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Highlighting uses, dosage, how to take and discontinue


Topamax’s Side Effects, Warnings, etc. >>

Brand & Generic Names; Drug Classes

US brand name: Topamax
Generic name: topiramate

Drug Class(es)

Primary drug class: AntiepilepticDrugs/Anticonvulsants
Additional drug class(es): Migraine/NeuropathicPain

Approved & Off-Label Uses (Indications)

Topamax’s US FDA Approved Treatment(s)

Epilepsy - by itself or with other meds, for adults & children. Migraines. Qsymia is topiramate combined with phentermine, and is approved to treat obesity.

Uses Approved Overseas but not in the US

Off-Label Uses of Topamax

When & If Topamax Will Work

Topamax’s Usual Onset of Action (when it starts working)


Anywhere from one day (don’t get your hopes up, but it happens) to a month. Three months is the longest wait time given, but unless you’re desperate (i.e. nothing else worked) you shouldn’t wait that long if Topamax has done nothing for you.


Like most everything with epilepsy it’s complicated. Two weeks to a month is about the soonest most people can hope for, as that is how long it takes to work up to 100mg a day. A lot of it depends on your seizure activity and what sort of titration schedule you and your doctor work out. If you start flopping around like a fish out of water, with no warning, on a daily basis, your doctor will most likely want to start you at 100mg a day and ramp you up to 200–400mg a day as quickly as possible. The side effects will really suck, but suck less than daily seizures. If you have the luxury of a slow titration Topamax is either going to stop, or mostly stop your seizures within four to six weeks, two months at the most, or it’s time to find another drug.

Likelihood of Working


Really good, as far as these things go, which is probably why Ortho-McNeil is all about Topamax for migraines these days. There are slight variations depending on the type and frequency of migraine involved, but it mostly maps to the results from clinical trials: at least half of the people who take Topamax have the number of days they get migraines cut in half. Actual response rates are higher, in that Topamax will do something positive for 75% of people who take it, but not necessarily enough to justify dealing with the side effects. So it works out to 50–60% of people who take Topamax for migraines can keep taking it for as long as they need to.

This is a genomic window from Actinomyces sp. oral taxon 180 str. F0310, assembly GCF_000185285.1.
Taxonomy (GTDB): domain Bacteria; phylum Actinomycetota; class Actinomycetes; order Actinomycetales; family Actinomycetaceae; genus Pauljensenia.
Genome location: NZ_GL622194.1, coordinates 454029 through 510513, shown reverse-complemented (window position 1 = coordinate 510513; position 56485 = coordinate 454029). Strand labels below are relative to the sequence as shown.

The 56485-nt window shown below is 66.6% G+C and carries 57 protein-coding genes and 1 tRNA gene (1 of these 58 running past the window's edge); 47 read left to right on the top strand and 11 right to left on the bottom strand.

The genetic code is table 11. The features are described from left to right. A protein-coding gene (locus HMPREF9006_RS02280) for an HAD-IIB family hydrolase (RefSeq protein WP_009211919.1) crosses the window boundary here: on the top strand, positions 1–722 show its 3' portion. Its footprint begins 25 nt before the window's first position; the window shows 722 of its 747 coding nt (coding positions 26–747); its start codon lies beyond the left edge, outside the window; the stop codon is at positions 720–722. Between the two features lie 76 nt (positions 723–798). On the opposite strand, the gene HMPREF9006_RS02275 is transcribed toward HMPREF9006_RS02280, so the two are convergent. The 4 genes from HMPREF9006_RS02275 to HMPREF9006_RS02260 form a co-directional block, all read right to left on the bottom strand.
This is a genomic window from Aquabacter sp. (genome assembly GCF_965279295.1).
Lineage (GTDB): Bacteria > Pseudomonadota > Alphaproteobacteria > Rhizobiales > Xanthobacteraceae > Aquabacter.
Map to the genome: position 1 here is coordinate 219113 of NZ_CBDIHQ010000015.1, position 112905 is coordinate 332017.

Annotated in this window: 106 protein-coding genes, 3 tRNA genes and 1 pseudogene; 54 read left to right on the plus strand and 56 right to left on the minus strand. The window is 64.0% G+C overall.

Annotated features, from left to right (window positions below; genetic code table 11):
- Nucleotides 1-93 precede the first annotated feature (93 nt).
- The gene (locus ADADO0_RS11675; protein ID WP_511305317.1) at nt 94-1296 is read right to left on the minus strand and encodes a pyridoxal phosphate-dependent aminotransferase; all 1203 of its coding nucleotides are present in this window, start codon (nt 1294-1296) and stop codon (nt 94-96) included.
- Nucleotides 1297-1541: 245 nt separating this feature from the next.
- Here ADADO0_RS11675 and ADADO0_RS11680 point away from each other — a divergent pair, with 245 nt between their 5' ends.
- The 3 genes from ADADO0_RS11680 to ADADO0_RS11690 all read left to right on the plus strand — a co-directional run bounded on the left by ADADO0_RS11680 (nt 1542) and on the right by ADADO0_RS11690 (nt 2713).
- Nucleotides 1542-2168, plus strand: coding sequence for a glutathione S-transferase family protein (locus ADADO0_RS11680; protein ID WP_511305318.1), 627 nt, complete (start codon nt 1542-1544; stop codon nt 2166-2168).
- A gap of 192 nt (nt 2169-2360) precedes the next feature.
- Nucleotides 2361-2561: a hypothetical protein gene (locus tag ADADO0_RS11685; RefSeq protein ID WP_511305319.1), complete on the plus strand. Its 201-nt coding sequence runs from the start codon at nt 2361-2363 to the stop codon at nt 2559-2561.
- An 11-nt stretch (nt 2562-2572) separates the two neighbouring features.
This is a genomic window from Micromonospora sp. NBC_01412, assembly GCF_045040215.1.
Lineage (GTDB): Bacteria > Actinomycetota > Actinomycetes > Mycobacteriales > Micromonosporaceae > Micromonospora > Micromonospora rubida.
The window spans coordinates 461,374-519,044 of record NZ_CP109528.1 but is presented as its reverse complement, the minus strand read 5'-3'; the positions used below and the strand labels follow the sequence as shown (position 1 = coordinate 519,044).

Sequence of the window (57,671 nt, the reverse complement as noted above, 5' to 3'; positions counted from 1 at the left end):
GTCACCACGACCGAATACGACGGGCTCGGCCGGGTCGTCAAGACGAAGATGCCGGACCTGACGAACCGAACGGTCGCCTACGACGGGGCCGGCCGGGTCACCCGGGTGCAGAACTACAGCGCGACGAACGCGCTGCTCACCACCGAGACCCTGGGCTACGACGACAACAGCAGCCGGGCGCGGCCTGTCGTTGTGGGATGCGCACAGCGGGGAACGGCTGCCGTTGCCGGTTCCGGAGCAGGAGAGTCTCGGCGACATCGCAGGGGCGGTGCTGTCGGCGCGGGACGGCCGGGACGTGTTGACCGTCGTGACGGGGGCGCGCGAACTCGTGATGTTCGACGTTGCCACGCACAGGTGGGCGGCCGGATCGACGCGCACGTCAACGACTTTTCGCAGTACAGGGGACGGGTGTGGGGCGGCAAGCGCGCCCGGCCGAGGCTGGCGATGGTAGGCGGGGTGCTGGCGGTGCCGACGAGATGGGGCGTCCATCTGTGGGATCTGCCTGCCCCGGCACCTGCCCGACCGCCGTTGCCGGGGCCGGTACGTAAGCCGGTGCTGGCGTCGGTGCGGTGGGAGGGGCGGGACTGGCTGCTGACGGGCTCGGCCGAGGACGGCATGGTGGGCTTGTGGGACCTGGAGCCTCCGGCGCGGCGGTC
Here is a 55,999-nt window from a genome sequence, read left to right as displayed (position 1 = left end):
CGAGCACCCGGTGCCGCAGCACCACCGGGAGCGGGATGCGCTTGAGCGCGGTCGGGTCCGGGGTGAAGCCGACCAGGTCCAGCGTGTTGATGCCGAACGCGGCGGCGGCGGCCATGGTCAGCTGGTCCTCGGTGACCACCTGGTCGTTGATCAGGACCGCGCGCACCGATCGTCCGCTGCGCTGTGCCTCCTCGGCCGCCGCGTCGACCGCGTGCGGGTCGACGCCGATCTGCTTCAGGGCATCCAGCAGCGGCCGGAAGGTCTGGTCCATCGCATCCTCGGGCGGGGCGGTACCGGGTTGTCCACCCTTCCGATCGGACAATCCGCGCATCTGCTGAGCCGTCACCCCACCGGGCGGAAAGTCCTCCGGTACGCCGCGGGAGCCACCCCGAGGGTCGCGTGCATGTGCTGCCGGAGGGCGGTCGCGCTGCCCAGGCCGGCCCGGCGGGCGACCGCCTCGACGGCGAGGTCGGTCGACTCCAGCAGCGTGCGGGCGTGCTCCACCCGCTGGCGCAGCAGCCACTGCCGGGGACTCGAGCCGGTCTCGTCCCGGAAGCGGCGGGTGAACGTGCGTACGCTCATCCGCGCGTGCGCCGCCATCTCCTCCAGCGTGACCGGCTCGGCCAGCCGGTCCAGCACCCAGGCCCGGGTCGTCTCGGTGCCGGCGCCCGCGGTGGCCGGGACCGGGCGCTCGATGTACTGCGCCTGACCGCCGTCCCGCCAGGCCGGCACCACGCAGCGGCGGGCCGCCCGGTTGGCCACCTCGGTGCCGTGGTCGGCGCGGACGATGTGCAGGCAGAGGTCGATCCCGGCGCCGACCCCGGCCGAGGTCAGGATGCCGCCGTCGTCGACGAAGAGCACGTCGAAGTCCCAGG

Not only that, around 40% of people for whom Topamax works are taking 50mg a day, or even 25mg a day. As side effects are typically dosage-dependent (the more you take, the more likely it is you’ll have a side effect and/or the worse it is, or it hangs around longer) with Topamax, people taking 25–50mg a day aren’t dealing with much in the way of side effects. At 100mg a day Topamax may suck as much as other headache treatments, at 50mg a day Topamax doesn’t suck at all.

If you experience paresthesia (the pins and needles feeling in your extremities), that’s a good sign. It might mean the Topamax is more likely to work than not.